Can the burgeoning strength of foreign auto markets revive Motown's mojo? U.S. automakers are all about going global now, which is no surprise considering the difficulties they're facing at home. U.S. auto sales are slowing, and the finance business -- the industry's most profitable undertaking in the new millennium -- is taking a nosedive amid the credit crunch. With these troubles at home, Detroit's Big Three have made some impressive strides in tapping the nascent growth of emerging consumer markets like China and Russia. But while foreign shores may well be Detroit's best hope now, it's a proposition that remains far from sure bet. "There's no question that without their global presence, these companies would be in far worse shape than they're in now," says George Magliano, director of automotive industry research with Global Insight. "It's not clear that their business overseas could ever compensate for the trouble they're having in North America." General Motors' ( GM) North America division accounted for 64% of its $131.6 billion in global automotive sales for the first nine months of 2007. Its automotive business overall posted an adjusted operating profit of $1.3 billion for the period, despite a loss in North America of $482 million -- which was a big improvement over last year's loss of $1.6 billion. The profit hole in North America was filled by income of $607 million at GM's Asia Pacific division, which includes China and India; a $925 million profit from Latin America, the Middle East and Africa; and a $257 million profit from Europe.
Ford's ( F) sales in North America comprised 46% of its total auto sales in the first nine months of 2007. It posted a loss of $1.5 billion from its automotive operations in North America for the period. But Ford Europe -- including its Premier Auto Group, which is on the selling block -- had a $1.4 billion profit. The company's Asia Pacific and Africa division recorded earnings of $130 million. Chrysler, which has been taken private by Cerberus Capital Management, garners just 8% of its vehicle sales from overseas, but observers say its new private-equity owners view opportunities abroad as its salvation.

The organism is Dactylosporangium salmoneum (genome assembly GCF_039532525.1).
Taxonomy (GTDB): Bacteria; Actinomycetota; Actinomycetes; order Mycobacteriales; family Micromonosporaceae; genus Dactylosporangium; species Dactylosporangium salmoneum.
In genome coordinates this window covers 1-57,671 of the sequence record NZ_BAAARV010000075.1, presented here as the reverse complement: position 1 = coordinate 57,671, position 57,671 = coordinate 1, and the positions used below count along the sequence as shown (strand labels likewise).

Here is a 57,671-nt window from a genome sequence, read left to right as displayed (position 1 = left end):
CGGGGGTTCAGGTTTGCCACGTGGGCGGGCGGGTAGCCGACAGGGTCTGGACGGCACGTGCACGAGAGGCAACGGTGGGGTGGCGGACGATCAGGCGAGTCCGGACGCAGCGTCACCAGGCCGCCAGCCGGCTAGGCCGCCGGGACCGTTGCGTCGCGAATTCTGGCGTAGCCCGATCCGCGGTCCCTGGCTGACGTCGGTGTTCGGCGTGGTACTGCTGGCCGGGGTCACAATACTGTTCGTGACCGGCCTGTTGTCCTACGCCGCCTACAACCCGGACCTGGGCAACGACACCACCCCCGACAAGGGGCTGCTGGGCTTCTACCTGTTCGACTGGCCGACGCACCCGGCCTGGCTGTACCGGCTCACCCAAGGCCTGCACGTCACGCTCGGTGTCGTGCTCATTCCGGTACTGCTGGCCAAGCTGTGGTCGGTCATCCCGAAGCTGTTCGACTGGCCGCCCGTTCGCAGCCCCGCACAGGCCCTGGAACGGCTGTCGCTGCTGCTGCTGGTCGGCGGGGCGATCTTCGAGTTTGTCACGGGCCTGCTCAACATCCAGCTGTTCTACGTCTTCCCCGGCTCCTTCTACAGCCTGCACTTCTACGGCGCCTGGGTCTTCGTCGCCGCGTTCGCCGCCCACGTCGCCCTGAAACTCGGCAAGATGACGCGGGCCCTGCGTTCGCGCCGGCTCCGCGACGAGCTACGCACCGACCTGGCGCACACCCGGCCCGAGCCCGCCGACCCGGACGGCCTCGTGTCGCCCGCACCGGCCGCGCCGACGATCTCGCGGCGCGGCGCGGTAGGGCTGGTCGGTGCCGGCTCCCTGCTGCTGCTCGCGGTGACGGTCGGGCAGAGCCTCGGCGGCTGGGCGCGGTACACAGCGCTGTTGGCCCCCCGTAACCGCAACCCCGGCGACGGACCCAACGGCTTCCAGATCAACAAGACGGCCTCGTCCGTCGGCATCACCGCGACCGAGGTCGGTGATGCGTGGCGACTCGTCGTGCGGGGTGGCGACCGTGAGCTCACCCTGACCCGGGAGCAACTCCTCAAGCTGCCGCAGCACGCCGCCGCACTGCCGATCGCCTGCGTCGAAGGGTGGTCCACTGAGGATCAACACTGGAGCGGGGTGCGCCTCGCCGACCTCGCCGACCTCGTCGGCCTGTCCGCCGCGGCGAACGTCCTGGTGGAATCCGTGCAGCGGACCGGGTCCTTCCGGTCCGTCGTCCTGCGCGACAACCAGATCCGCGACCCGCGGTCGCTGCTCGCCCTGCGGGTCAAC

In July, Chrysler signed a deal with China's largest independent automaker, Chery, which will make a line of small cars for sale under the Dodge brand. It's the first time a U.S. automaker has outsourced the production of an entire vehicle to a Chinese company. Chrysler's Chery deal has yet to produce a vehicle, but a spokeswoman for the company said it has a number of other joint ventures in China. Its sales in that country were up 21% year to date at the end of November, at nearly 9,000 units, though that still represents a small portion of Chrysler's sales of 216,214 vehicles outside the U.S. for the period. In Russia -- an auto market that's poised to grow 20% this year and surpass Germany as Europe's largest in 2011 -- Chrysler has no manufacturing presence, but it does have sales channels. Its sales there were up 36% for the year at the end of November, at 5,516 vehicles. Chrysler has a relationship with Gaz, the country's No. 2 automaker, and Chrysler execs have expressed an interest in expanding it.